As promised in comments, I read up on President Obama’s health care meeting, ready to pounce on any dissembling. Rather than pen an inferior context graph of my own, I’ll quote the estimable Ms. McArdle:
Obama’s health care plans are very, very expensive, and they mean higher taxes for everyone, not just that elusive klatch of greedy fools who are not in the 95% of working families now allegedly slated for stable or lower taxes. Otherwise, how could Obama hope to pay for it?
I think we found out today: magic!
Were there a function on Babelfish that translated the lively prose of Ms. McArdle into the staid style found in a New York Times news analysis, it would read just like Robert Pear’s article:
Robert Gibbs, the White House press secretary, said Mr. Obama had told the health care executives, “You’ve made a commitment; we expect you to keep it.”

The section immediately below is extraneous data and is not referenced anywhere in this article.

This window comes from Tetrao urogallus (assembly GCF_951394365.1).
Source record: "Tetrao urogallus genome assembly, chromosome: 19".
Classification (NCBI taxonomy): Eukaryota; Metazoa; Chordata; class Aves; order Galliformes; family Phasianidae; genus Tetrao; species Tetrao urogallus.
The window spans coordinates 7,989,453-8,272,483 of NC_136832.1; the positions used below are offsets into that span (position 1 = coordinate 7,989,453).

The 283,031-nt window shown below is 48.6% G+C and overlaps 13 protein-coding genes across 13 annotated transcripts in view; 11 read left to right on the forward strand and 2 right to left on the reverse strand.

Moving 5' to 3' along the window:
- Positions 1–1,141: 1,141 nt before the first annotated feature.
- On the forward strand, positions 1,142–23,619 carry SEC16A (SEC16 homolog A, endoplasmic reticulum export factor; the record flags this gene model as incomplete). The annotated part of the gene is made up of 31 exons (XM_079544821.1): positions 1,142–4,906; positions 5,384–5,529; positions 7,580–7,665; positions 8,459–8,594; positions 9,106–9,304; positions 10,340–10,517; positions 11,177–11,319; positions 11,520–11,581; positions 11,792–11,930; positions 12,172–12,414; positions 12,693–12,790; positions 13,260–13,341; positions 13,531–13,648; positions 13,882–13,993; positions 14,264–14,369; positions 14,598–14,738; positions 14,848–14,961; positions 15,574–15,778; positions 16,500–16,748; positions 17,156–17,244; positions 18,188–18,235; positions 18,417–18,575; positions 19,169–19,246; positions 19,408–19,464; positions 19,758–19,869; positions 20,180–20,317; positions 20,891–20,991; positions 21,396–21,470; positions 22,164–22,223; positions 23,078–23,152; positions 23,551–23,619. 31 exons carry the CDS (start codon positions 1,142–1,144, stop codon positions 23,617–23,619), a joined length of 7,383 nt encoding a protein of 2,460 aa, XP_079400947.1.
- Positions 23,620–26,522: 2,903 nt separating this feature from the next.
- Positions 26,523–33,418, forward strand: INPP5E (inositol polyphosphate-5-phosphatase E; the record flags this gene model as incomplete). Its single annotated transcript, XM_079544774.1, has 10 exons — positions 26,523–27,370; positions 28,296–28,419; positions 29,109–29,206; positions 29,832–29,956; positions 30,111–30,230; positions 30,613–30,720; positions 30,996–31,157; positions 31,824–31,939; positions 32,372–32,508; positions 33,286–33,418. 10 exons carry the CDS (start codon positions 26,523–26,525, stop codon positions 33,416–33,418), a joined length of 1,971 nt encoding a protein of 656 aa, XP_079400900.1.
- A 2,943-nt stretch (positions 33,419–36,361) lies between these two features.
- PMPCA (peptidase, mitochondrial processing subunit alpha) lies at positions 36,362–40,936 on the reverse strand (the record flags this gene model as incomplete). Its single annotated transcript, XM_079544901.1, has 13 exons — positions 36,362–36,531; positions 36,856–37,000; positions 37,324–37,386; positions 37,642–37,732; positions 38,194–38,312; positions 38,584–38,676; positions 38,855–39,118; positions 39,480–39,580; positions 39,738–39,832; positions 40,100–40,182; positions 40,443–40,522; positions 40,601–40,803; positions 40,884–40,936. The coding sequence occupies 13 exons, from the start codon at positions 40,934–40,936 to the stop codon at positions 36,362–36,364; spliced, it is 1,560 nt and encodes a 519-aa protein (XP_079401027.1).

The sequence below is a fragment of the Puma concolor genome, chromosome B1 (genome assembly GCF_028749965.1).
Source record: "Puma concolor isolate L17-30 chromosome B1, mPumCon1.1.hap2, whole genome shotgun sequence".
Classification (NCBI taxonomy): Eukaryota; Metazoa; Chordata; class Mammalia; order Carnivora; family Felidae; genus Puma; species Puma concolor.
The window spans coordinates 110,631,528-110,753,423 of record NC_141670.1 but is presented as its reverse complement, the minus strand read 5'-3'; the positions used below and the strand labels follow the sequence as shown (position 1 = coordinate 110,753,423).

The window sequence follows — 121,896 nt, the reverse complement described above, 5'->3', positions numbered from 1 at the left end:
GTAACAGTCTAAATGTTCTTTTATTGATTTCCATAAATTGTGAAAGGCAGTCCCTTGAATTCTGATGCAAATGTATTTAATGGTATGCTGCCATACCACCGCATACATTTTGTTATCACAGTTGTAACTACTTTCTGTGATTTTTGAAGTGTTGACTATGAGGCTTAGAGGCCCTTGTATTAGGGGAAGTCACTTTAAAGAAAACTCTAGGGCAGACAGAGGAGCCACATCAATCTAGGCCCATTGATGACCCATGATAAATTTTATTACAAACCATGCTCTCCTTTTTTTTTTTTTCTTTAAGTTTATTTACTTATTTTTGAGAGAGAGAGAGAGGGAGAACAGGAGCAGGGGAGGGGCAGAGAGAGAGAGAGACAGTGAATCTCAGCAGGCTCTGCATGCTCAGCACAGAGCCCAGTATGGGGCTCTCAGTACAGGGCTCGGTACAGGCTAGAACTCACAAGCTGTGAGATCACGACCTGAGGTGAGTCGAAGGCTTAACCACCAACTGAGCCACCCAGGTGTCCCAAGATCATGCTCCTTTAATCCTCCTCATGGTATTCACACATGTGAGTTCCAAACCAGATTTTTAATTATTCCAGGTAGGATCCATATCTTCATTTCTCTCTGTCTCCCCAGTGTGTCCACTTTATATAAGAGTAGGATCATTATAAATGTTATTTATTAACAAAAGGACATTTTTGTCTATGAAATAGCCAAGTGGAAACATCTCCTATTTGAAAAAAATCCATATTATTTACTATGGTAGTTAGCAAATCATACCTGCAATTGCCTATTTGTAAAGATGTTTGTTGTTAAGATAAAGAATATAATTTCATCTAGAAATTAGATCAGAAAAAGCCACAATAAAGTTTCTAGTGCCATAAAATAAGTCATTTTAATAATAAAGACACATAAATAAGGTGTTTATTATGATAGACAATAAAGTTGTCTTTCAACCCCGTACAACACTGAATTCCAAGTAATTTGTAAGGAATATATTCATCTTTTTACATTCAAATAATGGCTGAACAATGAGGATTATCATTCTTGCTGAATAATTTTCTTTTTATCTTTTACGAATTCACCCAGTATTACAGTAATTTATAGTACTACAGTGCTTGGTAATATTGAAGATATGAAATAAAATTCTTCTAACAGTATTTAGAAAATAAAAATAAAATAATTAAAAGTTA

If history is a guide, their commitments may not produce the promised savings. Their proposals are vague — promising, for example, to reduce both “overuse and underuse of health care.” None of the proposals are enforceable, and none of the savings are guaranteed. Without such a guarantee, budget rules would normally prevent Congress from using the savings to pay for new initiatives to cover the uninsured. At this point, cost control is little more than a shared aspiration.
My aspiration is to one day vote for a president who gets the nation to go along with his trillion+ dollar policy proposal by persuading us the trade off is worth it, rather than pretending that there is no trade off. But it seems instead I’ll be forced to choose between Republicans who act as though military spending isn’t real, Democrats who act as though social services spending isn’t real, and George W. Bush, who managed on this issue to be a uniter, not a divider, by pretending that all spending wasn’t real.